The ethics of eating

The ethics of eating

Over Christmas, I’ve been reading What we eat and why it matters by Jim Mason and Peter Singer. Singer, who’s a moral philosopher at Princeton, hit fame with Animal Liberation in the 1970’s and became a front figure for the animal rights movement. He has since been busy criticising the industrial farm practices which are at the core of What we eat and why it matters.

In the book we meet three American families: the standard American diet eaters, the conscientious omnivores, and the vegans. By following their food back to the source we get a look at production methods, with the goal of getting you to make more ethical food choices. Only I’m not so sure it works. Let me explain why.

The book takes the usual stab at factory farming when visiting Jake and Lee. They live in Arkansas, home to Tyson Foods, the world’s largest producer of meat chickens at two billion per year (2006 figures). What matters to Jake when she goes shopping is the same thing that matters to most of us – convenience and price. It takes her five minutes to drive to the local Walmart as opposed to twenty minutes to Whole Foods where she has to pay three times as much for meat. That’s hardly an incentive if you’re pushed for time and on a limited budget. I remember watching an episode of River Cottage with Hugh Fearnley-Whittingstall where he made the argument against factory-farmed chicken on a nutritional basis. He claimed that the kind of organic chicken he reared on his farm was so much more nutrient-dense than the industrial product that you got more bang for the buck eating organic. I believe this kind of argument could really resonate with people, more so than any animal rights claim.

There’s this idea among activists that most people are unaware. As the book states most people in developed countries are generations removed from the farm and know very little about how animals are raised or processed. While this might have been true at the time of writing this is definitely not the case anymore. The noughties saw a stream of books and movies about industrial farming methods with titles like Fast Food Nation, and anyone who lived through this period was left with a lasting impression. You would have had to have been asleep for a decade to miss it. We know, the thing is we just can’t afford to care.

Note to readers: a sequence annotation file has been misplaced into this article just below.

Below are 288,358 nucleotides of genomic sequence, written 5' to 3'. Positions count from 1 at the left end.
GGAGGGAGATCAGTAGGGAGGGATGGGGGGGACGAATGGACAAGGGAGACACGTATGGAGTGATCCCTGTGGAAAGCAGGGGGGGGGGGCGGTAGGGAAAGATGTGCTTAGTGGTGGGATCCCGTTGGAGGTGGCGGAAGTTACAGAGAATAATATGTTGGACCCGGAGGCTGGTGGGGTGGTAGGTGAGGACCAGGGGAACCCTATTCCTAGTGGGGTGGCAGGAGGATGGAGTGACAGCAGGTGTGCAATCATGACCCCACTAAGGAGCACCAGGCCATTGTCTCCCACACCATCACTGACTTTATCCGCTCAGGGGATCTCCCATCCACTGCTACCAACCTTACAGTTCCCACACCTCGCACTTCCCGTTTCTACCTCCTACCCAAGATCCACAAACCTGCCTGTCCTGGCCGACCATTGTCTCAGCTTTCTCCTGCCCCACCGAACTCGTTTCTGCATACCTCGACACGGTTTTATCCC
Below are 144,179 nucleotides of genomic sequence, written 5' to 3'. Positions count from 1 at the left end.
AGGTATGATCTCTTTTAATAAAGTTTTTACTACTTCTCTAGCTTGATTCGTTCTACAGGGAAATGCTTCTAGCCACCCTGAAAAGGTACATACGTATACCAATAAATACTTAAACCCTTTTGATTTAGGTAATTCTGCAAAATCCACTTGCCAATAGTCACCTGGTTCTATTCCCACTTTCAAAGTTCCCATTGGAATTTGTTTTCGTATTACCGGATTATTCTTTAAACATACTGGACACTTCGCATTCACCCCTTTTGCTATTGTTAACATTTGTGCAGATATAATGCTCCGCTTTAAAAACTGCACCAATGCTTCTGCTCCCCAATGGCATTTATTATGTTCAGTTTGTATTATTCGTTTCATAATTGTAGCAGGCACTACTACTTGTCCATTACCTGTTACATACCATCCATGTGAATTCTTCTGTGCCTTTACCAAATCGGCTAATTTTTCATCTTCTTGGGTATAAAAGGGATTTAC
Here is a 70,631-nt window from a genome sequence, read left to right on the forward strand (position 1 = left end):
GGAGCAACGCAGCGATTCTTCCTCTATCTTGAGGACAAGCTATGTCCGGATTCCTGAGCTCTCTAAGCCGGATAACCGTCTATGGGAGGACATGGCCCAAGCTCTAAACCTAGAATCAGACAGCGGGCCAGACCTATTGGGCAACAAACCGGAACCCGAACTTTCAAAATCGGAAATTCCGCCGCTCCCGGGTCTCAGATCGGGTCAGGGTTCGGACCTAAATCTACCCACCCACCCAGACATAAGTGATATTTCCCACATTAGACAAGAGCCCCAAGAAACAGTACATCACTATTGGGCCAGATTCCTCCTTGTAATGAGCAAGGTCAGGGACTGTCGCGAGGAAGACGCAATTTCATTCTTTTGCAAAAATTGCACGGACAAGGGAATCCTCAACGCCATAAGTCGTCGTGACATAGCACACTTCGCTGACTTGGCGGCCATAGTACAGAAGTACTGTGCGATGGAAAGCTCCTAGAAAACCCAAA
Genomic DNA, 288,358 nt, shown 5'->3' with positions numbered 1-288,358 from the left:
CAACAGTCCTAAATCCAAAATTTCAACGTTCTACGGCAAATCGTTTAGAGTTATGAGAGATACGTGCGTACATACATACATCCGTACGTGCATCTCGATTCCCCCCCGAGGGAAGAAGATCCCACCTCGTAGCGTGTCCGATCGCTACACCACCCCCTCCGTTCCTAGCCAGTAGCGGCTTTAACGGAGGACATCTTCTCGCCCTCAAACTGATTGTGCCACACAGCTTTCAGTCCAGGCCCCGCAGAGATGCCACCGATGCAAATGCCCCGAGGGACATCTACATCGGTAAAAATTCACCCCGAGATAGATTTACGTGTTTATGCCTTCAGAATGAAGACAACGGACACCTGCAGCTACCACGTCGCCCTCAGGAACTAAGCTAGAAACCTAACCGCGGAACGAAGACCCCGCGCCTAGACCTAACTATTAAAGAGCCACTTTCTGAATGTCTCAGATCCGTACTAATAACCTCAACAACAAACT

Since Singer’s book was published in 2006 we’ve seen the worst financial crisis since the Wall Street crash in 1929. This pushed millions of people into poverty. A similar story is playing out right now with the Covid-pandemic. As much as you might want to, it’s difficult to vote with your wallet when it’s almost empty. How can you care about the grim reality of the factory-farmed pig when your children are hungry and you’ve got $5 to spend on dinner?

It may be short-term thinking, but people on the brink of poverty don’t have the luxury of prioritizing the environment and animal rights. I think that if we want to see real change we need to point the finger at the industry, not the individual. There’s a clear conflict of interest between Walmart’s Everyday Low Prices and animal welfare. We need landmark court cases against corporations to drive society forwards. We need the law, and our politicians that make it, to protect us and our farm animals. The bad publicity surrounding the McLibel trial in the late 1990’s made McDonald’s care about animal welfare. Livestock consultant Temple Grandin said she saw more improvements in slaughterhouses following the verdict than during her previous thirty years in the field.

Public opinion matters. The McLibel case proved that activists willing to take on corporations can make a difference. Though while we need to inform the public, we can’t expect that people once informed will pick the ethical option. I think the plight of factory-farmed animals would be better served by fighting poverty, which would allow more people to make better food choices. The concern I have with Singer’s book is that, while an illuminating read, will do more to make us feel bad about the world we live in than to actually change it.

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